Dr Choo Koon Lip’s core business assists companies list on the Australian Securities Exchange.

What’s your story?
I’m born and raised in Singapore. Due to my current work and business (assisting companies in the region to IPO and list in Australia), I’m like a business nomad and always on the plane to/from Singapore, Malaysia, Hong Kong and Australia.

What is your involvement with Investment?
My core business is to assist companies list on the Australian Securities Exchange (ASX). At the same time, we invest into the IPOs we manage.

How did that come about?
I’m a movie-lover and probably watched too many dramas, I always wanted to be a listed company director, which I managed to become in 2017.

Prior to that, I was trading equities and foreign currencies since 2006 for a couple of years. When I built up my capital base, I started to invest more into pre-IPO in US, Australia, Hong Kong and Singapore markets. Pre-IPO investing is 50/50, so I really want to increase my investing odds and hence I always try to learn from professionals in the capital market, and somehow I continue to pursue in the field till now.

Today, on top of investing in pre-IPO, I take part in and manage the pre-IPO process. And since we are managing the IPOs and then investing into them, we are truly investing with a higher degree of confidence and clarity.

What are some of the key things you have learnt about Investing?
Understanding why we lose or fail when we are investing is much more important than anything else so that we can avoid a similar situation again. Easier said than done, but it has taken me years of experiences to minimize (NOT totally eliminate) loss.

What mistakes do you see less experienced investors making?
One-time success cannot be the benchmark and don’t be swollen head with short-term success. You just can’t believe you can be ‘experienced’ overnight; all good business and investing attributes are cultivated over time.

Less experienced investors could depend mainly on market opinions while real due diligence (which takes time and effort) is still needed when evaluating investment opportunities.

What mistakes do you see Entrepreneurs making?
There are success stories on how entrepreneurs make it big time and everyone loves to hear and emulate their successes. Times may change, we cannot do what the successful entrepreneurs used to do. Strategies and environments evolve, and we need to adapt.

What’s the best piece of advice you ever received?
That’s a tough one. Over the past 15 years, I’ve been a trader, investor, financial trainer, a money manager and an investment psychology writer. I’ve made good money in the market. And I’ve taken my lumps (especially in the early days).

I try to avoid passing along the obvious ones, even though they hold great value for those who haven’t heard them. If given a chance to just choose one, I can only remember “The four most dangerous words in investing are: ‘This time, it’s different.'” from investment legend John Templeton.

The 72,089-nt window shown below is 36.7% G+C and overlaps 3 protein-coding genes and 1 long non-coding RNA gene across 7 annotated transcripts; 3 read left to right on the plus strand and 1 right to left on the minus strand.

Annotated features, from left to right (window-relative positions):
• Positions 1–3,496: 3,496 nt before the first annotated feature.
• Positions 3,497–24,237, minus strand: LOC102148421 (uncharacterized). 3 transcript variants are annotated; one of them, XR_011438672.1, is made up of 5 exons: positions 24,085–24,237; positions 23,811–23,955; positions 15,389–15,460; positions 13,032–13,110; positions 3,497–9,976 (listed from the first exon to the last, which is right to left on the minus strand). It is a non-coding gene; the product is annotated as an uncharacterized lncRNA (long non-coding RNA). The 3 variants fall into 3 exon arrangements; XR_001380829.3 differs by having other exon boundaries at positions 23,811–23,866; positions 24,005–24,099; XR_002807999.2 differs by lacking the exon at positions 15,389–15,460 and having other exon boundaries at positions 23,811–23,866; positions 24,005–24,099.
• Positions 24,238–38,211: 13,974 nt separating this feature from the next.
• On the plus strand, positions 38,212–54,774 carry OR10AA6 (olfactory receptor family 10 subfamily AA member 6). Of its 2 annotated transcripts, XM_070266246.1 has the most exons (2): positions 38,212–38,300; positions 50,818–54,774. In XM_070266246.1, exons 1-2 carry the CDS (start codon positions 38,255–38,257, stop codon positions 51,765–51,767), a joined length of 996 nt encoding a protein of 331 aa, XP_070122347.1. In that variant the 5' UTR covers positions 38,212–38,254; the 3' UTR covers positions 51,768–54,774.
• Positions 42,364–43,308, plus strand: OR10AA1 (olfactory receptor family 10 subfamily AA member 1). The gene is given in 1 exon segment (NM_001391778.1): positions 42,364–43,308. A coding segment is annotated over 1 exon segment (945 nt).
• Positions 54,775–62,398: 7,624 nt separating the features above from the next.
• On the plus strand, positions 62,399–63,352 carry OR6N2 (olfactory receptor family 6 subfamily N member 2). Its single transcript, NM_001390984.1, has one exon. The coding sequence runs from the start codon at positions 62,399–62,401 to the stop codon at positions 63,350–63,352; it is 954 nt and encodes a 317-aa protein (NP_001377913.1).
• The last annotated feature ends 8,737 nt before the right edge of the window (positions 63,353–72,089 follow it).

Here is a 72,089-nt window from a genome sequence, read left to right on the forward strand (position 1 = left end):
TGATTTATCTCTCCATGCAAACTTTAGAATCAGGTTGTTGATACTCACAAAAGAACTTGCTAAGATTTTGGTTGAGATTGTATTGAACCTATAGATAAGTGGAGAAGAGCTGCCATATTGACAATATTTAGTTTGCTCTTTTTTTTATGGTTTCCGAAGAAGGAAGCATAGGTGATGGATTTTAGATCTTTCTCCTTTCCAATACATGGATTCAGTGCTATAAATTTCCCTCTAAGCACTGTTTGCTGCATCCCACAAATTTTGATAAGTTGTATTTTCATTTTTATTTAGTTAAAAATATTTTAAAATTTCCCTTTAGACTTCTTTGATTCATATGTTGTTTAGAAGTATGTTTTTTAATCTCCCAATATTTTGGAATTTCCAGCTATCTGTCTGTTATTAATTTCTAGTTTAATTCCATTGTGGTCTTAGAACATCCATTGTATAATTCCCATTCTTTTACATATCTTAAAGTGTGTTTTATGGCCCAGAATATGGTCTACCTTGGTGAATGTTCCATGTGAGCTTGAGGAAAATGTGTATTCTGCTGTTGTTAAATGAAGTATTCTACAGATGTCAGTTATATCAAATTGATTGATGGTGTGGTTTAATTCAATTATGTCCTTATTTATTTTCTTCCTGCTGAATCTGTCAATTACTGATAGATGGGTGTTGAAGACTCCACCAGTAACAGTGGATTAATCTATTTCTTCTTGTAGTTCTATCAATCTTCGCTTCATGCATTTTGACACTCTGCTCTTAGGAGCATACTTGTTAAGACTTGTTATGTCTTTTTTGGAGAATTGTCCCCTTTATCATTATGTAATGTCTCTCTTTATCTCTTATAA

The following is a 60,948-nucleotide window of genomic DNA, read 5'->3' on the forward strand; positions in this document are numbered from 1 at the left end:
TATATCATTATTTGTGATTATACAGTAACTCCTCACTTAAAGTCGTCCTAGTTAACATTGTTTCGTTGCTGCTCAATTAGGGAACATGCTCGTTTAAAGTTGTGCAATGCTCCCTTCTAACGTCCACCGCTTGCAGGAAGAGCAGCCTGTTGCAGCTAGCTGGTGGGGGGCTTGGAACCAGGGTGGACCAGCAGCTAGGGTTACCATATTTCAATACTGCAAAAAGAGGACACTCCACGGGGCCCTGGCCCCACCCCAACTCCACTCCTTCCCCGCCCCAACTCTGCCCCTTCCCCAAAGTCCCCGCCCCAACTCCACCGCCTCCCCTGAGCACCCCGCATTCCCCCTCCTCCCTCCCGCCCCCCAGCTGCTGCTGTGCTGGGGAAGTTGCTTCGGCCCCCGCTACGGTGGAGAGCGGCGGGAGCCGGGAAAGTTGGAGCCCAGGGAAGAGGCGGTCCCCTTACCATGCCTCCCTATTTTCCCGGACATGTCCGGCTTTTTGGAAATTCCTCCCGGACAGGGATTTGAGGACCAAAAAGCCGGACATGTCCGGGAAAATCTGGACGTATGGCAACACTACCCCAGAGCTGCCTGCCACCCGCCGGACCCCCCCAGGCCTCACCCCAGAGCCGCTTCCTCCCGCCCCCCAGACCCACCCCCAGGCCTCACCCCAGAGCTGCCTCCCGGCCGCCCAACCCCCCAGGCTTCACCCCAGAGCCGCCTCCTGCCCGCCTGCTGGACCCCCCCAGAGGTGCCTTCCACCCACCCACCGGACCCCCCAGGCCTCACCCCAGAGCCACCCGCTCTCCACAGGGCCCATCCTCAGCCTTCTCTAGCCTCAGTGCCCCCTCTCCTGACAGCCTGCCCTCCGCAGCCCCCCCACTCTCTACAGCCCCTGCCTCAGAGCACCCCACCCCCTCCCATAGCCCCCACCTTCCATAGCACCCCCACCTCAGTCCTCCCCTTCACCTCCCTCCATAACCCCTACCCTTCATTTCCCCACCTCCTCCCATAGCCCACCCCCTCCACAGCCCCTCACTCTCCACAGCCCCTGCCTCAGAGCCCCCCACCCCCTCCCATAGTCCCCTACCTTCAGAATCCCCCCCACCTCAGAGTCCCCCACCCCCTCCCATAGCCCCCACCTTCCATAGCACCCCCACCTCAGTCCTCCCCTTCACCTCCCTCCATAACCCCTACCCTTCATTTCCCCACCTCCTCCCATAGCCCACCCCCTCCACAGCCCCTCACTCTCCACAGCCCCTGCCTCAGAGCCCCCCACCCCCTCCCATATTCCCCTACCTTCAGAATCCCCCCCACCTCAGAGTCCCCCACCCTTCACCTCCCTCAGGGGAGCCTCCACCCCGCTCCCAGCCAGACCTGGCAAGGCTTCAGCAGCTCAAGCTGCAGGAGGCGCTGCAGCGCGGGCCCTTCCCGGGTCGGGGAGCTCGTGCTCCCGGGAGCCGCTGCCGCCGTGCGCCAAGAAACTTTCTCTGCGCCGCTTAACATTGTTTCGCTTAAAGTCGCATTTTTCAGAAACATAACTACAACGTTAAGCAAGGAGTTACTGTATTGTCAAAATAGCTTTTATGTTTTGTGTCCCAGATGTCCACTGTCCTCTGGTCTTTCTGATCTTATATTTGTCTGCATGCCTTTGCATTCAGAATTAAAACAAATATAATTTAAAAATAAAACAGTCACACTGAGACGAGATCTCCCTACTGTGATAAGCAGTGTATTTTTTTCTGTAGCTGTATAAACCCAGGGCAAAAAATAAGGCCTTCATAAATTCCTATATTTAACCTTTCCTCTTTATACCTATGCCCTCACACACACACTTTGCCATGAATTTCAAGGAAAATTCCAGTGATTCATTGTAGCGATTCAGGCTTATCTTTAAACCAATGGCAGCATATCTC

Out of the investing and business world, my personal favourite line is from boxing champ Mike Tyson, “Everyone has a plan until they get punched in the mouth.” I trust Tyson didn’t mean this as market advice, but this is so true in everything. In the past, I worked with hundreds of individual investors and was surprised how most who were confident they would invest for the long-term and buy the dips abandoned ship as soon as the waves began hitting the deck. Everything was well until they got punched in the mouth. Then all odds were off.

What advice would you give to those seeking funding?
Do it when the time is good. It’s tough to seek funding when you are not doing well, people will feel it from your down times. So do it when the time is good, even though you don’t need it – just raise and get it in.

Who inspires you?
Richard Branson. He’s the man to think big, do it right and deliver true values to the world – truly inspire me, no less.

What have you just learnt recently that blew you away?
I still cannot believe how the ‘investors’ exited the 10x – 50x from the crazy ICO scene last year (2017). It’s a totally different ball game from the usual capital markets we know all the while!

What business book do you recommend the most?
“Fooled by Randomness” by Nassim Nicholas Taleb

The world is changing, for the better or the worse. This book is an investigation of luck, uncertainty, probability, human error, risk, and decision-making in a world we don’t understand. This engaging and entertaining book reshaped how I view the world and change my ideas about how the world works – a true though-provoking masterpiece.

The world is changing, for the better or the worse. This book is an investigation of luck, uncertainty, probability, human error, risk, and decision-making in a world we don’t understand. This engaging and entertaining book reshaped how I view the world and change my ideas about how the world works – a true though-provoking masterpiece.

Shameless plug for your business/organisation:
We are arguably the best IPO managers for the ASX spaces, where we invest our own monies in the IPOs – which literally tells you how confident we are in the project. Or otherwise, we would not risk it.

How can people connect with you?
[email protected]

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This article is part of the World Business Angel Forum media partnership with AsianEntrepreneur.org

If you would like more information about WBAF, please contact Callum Laing WBAF High Commissioner for Singapore. [email protected]